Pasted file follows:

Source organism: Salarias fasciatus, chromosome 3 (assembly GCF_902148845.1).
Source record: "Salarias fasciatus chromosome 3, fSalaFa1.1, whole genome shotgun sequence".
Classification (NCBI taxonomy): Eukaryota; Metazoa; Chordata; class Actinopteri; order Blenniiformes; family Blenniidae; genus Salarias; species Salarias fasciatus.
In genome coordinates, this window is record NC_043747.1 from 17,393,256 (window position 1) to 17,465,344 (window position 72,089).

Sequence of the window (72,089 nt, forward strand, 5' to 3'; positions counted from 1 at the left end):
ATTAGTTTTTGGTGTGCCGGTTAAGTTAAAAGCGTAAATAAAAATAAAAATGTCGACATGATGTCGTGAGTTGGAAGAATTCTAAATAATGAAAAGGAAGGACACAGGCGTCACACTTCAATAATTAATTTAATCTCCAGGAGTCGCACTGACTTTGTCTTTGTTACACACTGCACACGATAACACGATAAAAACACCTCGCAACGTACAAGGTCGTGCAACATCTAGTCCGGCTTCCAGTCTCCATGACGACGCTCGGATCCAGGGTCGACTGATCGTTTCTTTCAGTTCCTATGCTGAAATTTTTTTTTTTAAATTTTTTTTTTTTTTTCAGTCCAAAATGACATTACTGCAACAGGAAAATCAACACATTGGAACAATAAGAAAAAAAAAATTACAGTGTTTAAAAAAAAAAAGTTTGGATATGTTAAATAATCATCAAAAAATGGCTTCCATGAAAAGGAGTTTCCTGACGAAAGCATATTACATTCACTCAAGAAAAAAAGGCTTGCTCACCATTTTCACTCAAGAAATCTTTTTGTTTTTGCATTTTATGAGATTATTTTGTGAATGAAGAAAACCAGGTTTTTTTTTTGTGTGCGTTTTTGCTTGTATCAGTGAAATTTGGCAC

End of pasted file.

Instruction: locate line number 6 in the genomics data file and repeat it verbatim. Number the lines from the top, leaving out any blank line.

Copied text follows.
ATTAGTTTTTGGTGTGCCGGTTAAGTTAAAAGCGTAAATAAAAATAAAAATGTCGACATGATGTCGTGAGTTGGAAGAATTCTAAATAATGAAAAGGAAGGACACAGGCGTCACACTTCAATAATTAATTTAATCTCCAGGAGTCGCACTGACTTTGTCTTTGTTACACACTGCACACGATAACACGATAAAAACACCTCGCAACGTACAAGGTCGTGCAACATCTAGTCCGGCTTCCAGTCTCCATGACGACGCTCGGATCCAGGGTCGACTGATCGTTTCTTTCAGTTCCTATGCTGAAATTTTTTTTTTTAAATTTTTTTTTTTTTTTCAGTCCAAAATGACATTACTGCAACAGGAAAATCAACACATTGGAACAATAAGAAAAAAAAAATTACAGTGTTTAAAAAAAAAAAGTTTGGATATGTTAAATAATCATCAAAAAATGGCTTCCATGAAAAGGAGTTTCCTGACGAAAGCATATTACATTCACTCAAGAAAAAAAGGCTTGCTCACCATTTTCACTCAAGAAATCTTTTTGTTTTTGCATTTTATGAGATTATTTTGTGAATGAAGAAAACCAGGTTTTTTTTTTGTGTGCGTTTTTGCTTGTATCAGTGAAATTTGGCAC